Yes, there aren’t enough homes for sale for all of the buyers who are dreaming of buying one. The good news for homebuyers is that the inventory of available homes has increased, month over month, since April of this year (realtor.com).
Let’s hope that trend continues, for buyers’ sake.
As for home sellers? If you are putting your home on the market soon, pat yourself on the back. The inventory will, someday soon, get back to normal. When it does, there will be plenty of competition among home sellers and prices typically drop in these situations.
You will get more for the house right now than in a buyers’ market. Especially if you ready the home for the spotlight.
1. Clean anything that’s gross
Potential homebuyers look at just about everything in your home. They open drawers to see how roomy they are, they open closets for the same reason.
They open kitchen appliances if they’re included in the sale.
Many homeowners learn to live with the gunk that accumulates inside appliances, such as the oven, refrigerator and dishwasher, without performing routine cleaning. Open house attendees will consider it disgusting.
Ensure that any appliances that will be included in the sale are impeccably clean, inside and out.
Clean the toilet until it sparkles, get rid of soap scum in the bathtub and hang up fresh towels.
2.Don’t ignore your curb appeal (or lack thereof)
We like to ask our listing clients to go outside and stand at the curb in front of the house. Ask a friend or neighbor to accompany you.
Take notes of what you see and ask your companion to do the same. Since this spot, at the curb, is most likely where potential buyers will get their first in-person glimpse of the home, look at it with a critical eye.
Are there any turnoffs? These can be anything from chipped or peeling paint on the fascia to dead plants and torn window screens.
Transform that area of the home into a magnet that draws people out of their cars and into the home.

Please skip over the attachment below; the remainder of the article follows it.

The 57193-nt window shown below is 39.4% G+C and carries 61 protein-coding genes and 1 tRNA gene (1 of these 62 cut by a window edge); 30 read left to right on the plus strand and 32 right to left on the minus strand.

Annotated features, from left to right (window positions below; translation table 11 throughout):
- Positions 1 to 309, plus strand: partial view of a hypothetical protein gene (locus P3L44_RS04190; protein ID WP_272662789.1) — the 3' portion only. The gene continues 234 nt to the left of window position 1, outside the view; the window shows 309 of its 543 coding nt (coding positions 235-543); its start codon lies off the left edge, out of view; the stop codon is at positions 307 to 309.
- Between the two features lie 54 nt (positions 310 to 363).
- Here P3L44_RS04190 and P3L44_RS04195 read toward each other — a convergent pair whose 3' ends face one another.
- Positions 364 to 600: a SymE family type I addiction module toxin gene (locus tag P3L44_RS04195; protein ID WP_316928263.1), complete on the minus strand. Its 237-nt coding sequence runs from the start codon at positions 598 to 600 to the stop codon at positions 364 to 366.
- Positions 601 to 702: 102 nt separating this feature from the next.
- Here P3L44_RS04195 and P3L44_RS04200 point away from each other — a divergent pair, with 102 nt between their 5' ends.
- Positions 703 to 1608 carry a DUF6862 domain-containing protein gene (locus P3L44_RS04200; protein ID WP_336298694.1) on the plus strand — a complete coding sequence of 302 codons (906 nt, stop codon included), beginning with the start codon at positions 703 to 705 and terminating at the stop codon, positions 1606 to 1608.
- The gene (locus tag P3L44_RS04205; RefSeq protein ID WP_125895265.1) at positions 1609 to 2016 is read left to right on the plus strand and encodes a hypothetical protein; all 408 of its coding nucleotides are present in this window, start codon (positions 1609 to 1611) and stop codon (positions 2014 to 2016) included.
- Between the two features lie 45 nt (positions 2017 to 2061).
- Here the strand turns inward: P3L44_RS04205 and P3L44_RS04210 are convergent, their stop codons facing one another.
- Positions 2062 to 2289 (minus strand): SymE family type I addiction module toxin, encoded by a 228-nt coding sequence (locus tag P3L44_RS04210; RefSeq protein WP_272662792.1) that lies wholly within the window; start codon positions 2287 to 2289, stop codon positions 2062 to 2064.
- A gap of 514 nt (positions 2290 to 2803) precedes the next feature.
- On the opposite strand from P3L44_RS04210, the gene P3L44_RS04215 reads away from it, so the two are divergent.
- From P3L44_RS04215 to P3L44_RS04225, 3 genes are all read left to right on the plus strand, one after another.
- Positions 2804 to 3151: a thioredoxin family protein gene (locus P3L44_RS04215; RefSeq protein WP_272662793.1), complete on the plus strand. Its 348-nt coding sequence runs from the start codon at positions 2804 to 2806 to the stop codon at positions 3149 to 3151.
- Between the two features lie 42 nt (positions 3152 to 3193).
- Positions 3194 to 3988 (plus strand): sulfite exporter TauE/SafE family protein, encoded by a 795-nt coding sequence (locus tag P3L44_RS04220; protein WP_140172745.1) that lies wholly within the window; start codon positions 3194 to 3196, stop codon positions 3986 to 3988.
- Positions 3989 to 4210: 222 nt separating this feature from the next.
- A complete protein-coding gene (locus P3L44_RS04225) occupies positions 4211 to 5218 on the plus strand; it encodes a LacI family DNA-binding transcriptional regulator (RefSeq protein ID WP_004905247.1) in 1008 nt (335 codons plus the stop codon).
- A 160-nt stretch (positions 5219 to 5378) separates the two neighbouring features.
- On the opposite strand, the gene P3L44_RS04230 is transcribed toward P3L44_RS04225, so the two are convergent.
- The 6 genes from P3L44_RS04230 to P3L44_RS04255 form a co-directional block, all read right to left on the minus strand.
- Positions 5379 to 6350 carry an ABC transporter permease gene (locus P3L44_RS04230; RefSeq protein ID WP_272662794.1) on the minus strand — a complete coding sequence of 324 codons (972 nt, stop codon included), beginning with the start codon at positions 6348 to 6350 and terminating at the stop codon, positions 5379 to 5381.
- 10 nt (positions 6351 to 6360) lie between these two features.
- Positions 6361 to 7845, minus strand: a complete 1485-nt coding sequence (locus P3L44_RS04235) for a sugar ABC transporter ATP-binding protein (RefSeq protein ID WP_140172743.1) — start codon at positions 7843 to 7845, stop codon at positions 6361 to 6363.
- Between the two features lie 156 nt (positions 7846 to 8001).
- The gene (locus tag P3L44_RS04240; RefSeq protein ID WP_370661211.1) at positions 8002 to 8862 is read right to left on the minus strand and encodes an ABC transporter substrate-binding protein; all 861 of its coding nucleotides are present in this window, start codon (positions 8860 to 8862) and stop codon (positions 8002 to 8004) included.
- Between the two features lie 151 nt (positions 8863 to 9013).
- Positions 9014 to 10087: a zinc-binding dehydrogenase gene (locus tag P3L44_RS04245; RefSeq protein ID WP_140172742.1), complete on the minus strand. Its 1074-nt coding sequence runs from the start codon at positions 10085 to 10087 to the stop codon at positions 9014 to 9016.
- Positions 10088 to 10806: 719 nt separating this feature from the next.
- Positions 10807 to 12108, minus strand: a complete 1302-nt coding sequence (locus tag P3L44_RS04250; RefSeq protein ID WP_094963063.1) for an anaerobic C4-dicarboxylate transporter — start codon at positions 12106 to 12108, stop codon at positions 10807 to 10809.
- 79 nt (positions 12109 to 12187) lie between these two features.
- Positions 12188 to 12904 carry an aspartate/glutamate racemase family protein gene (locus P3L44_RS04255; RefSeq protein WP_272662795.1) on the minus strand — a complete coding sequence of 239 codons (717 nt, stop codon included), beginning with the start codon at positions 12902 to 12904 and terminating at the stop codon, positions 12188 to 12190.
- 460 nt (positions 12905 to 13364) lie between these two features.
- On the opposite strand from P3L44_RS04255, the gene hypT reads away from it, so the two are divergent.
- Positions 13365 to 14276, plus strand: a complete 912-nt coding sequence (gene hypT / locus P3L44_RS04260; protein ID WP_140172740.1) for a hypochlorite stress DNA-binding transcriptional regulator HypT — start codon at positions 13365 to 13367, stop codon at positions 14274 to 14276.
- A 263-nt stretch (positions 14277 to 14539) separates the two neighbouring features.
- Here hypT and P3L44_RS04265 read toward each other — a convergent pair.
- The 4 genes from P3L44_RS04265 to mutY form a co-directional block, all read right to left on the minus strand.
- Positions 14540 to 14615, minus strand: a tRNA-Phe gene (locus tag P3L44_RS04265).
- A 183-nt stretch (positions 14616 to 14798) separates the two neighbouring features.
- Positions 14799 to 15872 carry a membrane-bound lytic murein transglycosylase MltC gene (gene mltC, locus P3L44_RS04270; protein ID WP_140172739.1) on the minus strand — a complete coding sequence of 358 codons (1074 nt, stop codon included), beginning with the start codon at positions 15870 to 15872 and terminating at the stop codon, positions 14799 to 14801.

3.Don’t leave home without them
Common home-selling practices include the fact that the homeowner should not be home during the open house. Your real estate agent will act as your representative to all that attend.
Your real estate agent, on the other hand, isn’t responsible for ensuring that the home is clean, that the landscaping is in top shape and that your pets aren’t present.
Yes, it’s a terrible inconvenience to have to find a place for your pets for several hours. But it is critical. Here’s why:
- Many people are allergic to dogs and/or cats. Just looking at them may psychologically trigger their allergies.
- An intense fear of dogs. Nobody knows how many people suffer from this phobia but the experts at the Cleveland Clinic claim that “… fear of animals is one of the most common types of specific phobias.”
They also say that “… about 1 in every 3 people with a phobia of animals has an overwhelming fear of dogs.”
- With all of the people coming in and going out of the house, your pets may get out.
Many homeowners think that they can get around these issues by crating the animals and keeping them in a closed-off-to-open-house attendees room.
It’s something most listing agents discourage. Potential buyers will wonder why it isn’t available to view. Think of it this way:
Would you buy a car from a seller who refuses to allow you to look in the trunk?
There are many ways to deal with the pet conundrum:
- Schedule their grooming for open house day
- Ask a friend or family member to watch them
- Take them to a pet daycare center
- Hire a dog walker for a few hours
- Take the dog to the park
- Negotiate with a boarding facility for an hourly rate